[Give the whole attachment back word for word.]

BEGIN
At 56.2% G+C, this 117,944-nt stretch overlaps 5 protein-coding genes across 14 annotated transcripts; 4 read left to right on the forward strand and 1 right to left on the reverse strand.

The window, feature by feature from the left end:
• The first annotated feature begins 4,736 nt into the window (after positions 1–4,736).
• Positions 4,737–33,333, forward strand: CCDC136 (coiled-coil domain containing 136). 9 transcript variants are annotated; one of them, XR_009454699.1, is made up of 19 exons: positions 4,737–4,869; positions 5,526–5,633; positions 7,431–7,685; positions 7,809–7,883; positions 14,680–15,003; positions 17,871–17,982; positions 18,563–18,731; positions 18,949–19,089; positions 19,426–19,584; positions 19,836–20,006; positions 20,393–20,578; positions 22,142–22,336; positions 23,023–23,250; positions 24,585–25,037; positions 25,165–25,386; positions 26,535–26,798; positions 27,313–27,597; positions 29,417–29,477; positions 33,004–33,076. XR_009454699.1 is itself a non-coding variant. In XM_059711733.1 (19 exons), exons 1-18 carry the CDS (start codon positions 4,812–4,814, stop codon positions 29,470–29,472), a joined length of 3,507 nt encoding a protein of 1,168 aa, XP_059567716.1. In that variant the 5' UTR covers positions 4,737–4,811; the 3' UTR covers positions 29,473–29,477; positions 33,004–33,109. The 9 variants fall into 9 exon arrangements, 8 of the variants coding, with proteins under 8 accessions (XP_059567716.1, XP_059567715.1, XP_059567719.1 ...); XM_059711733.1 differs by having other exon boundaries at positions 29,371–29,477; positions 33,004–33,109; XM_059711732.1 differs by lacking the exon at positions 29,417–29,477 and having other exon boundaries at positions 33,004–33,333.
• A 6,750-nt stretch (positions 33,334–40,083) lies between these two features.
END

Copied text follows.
At 56.2% G+C, this 117,944-nt stretch overlaps 5 protein-coding genes across 14 annotated transcripts; 4 read left to right on the forward strand and 1 right to left on the reverse strand.

The window, feature by feature from the left end:
• The first annotated feature begins 4,736 nt into the window (after positions 1–4,736).
• Positions 4,737–33,333, forward strand: CCDC136 (coiled-coil domain containing 136). 9 transcript variants are annotated; one of them, XR_009454699.1, is made up of 19 exons: positions 4,737–4,869; positions 5,526–5,633; positions 7,431–7,685; positions 7,809–7,883; positions 14,680–15,003; positions 17,871–17,982; positions 18,563–18,731; positions 18,949–19,089; positions 19,426–19,584; positions 19,836–20,006; positions 20,393–20,578; positions 22,142–22,336; positions 23,023–23,250; positions 24,585–25,037; positions 25,165–25,386; positions 26,535–26,798; positions 27,313–27,597; positions 29,417–29,477; positions 33,004–33,076. XR_009454699.1 is itself a non-coding variant. In XM_059711733.1 (19 exons), exons 1-18 carry the CDS (start codon positions 4,812–4,814, stop codon positions 29,470–29,472), a joined length of 3,507 nt encoding a protein of 1,168 aa, XP_059567716.1. In that variant the 5' UTR covers positions 4,737–4,811; the 3' UTR covers positions 29,473–29,477; positions 33,004–33,109. The 9 variants fall into 9 exon arrangements, 8 of the variants coding, with proteins under 8 accessions (XP_059567716.1, XP_059567715.1, XP_059567719.1 ...); XM_059711733.1 differs by having other exon boundaries at positions 29,371–29,477; positions 33,004–33,109; XM_059711732.1 differs by lacking the exon at positions 29,417–29,477 and having other exon boundaries at positions 33,004–33,333.
• A 6,750-nt stretch (positions 33,334–40,083) lies between these two features.